Alternate Reality Games Catching On
from the need-more-excitement-in-your-life? dept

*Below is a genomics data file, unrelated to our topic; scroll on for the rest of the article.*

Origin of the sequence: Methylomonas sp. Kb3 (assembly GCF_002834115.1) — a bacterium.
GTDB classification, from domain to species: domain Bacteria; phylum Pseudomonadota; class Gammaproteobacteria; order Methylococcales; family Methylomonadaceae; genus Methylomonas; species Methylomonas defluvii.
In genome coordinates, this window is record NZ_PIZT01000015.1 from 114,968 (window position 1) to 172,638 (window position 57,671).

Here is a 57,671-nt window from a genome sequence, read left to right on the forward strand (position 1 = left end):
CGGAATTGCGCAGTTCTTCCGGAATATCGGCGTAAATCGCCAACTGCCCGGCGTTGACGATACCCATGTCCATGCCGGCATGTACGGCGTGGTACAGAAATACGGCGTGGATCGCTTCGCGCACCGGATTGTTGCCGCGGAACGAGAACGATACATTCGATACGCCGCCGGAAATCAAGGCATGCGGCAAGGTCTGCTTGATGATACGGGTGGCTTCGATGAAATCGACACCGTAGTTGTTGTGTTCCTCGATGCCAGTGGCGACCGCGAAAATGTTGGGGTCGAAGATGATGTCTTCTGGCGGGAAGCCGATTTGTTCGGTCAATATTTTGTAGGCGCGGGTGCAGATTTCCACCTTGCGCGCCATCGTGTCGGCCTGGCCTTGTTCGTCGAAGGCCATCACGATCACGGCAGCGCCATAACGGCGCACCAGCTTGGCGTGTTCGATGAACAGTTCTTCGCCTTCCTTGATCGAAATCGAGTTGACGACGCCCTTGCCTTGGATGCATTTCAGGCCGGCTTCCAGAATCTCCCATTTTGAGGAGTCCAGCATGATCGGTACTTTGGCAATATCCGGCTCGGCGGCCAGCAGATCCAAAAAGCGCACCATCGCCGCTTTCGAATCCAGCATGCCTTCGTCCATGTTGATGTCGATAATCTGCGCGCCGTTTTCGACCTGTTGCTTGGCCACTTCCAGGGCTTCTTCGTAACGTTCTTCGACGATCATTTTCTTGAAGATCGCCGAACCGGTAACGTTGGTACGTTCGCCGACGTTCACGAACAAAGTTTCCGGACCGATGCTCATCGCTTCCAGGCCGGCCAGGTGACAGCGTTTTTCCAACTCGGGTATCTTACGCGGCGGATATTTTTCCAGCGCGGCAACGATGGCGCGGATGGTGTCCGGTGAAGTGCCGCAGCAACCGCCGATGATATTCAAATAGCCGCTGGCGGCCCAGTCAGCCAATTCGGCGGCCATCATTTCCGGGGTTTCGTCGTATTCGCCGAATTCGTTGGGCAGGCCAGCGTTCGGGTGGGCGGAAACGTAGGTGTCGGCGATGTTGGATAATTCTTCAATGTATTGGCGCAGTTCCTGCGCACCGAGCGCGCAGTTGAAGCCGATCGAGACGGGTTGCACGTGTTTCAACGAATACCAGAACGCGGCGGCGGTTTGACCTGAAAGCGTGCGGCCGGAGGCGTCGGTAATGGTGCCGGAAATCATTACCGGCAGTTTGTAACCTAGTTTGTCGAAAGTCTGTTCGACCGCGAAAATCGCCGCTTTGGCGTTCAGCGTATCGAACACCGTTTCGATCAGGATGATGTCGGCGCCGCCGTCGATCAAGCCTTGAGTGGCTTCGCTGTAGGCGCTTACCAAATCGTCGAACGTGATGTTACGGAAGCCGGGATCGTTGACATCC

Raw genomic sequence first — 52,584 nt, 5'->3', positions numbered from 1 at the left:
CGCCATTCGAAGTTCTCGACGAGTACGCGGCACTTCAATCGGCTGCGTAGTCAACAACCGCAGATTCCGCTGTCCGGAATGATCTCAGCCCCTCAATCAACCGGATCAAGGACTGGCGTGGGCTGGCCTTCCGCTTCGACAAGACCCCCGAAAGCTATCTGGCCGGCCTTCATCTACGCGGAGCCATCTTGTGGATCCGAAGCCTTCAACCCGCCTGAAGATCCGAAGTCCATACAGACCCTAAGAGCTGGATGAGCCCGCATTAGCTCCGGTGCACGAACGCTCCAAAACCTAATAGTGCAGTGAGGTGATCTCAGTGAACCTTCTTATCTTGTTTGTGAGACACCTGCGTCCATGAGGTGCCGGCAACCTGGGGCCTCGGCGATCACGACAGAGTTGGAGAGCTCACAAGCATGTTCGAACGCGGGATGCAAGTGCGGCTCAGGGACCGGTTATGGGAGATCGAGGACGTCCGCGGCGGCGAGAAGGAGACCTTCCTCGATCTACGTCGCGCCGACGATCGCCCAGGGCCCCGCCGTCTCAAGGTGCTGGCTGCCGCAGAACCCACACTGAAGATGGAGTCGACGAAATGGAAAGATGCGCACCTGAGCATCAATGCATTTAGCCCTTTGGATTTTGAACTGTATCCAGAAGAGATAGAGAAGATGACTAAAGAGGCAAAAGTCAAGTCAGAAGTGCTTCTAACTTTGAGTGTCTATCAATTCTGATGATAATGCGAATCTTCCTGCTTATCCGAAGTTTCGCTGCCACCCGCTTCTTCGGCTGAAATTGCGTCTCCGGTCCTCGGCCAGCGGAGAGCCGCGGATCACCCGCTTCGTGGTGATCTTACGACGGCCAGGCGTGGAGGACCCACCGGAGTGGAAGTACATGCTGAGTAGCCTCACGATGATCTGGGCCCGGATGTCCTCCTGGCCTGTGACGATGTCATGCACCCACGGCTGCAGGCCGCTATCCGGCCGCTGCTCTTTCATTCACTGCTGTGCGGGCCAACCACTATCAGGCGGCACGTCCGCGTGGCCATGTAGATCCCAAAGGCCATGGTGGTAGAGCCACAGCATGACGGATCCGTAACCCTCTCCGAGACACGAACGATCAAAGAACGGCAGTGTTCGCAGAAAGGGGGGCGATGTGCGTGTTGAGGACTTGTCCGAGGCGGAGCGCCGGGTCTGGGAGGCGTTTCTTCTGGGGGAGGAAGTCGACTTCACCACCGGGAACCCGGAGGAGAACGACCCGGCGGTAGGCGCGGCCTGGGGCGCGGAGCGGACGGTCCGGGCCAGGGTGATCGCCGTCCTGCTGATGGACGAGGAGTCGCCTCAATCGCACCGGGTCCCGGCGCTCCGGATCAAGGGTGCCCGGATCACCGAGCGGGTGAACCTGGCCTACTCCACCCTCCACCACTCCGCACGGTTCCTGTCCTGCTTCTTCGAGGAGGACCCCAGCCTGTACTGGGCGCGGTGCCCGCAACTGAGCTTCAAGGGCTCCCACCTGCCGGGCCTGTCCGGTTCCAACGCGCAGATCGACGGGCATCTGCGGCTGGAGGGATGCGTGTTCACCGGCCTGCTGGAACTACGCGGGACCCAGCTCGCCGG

In 2001, EA launched the game Majestic to much fanfare. It had been talked about for months. It was, to some extent, an attempt at creating an online version of the movie The Game, where the player gets immersed in some sort of “alternate reality” game, designed to make their lives seem more exciting. It would involve emails, phone calls, instant messages at random times and dates, all designed to seem somehow realistic, getting the player involved in some sort of mystery. Despite all the hype and various attempts to make the game more interesting, it took less than a year to fail completely before being shut down. However, about the same time that Majestic was launching and failing, many more people became obsessed with an alternate reality game that received no direct publicity at all — despite being loosely related to Steven Spielberg’s AI movie. The game, which was discovered almost by accident, hooked many people who went all over the web hunting down clues. There have been a few other similar successes where these alternate reality “games” have hooked a growing number of users, often without much official fanfare at all. Last year, for example, it was the I Love Bees game. Even though people realized it was part of a promotion to (again, loosely) pitch a video game, it really got people hooked. With those successes, it appears the alternate reality gaming space is really beginning to get noticed, as new ones start to appear. Still, what seems most interesting is the contrast between these newer ones and the greatly hyped Majestic. Even though many of these are part of big multi-million ad campaigns, it seems that the very quiet way in which they’re introduced to the world is working much better than the big bang effort of a traditional gaming offering. Of course, the other major difference is that people don’t have to pay to take part in these alternate reality games. That is, they’re acting as a promotion, rather than the end product itself.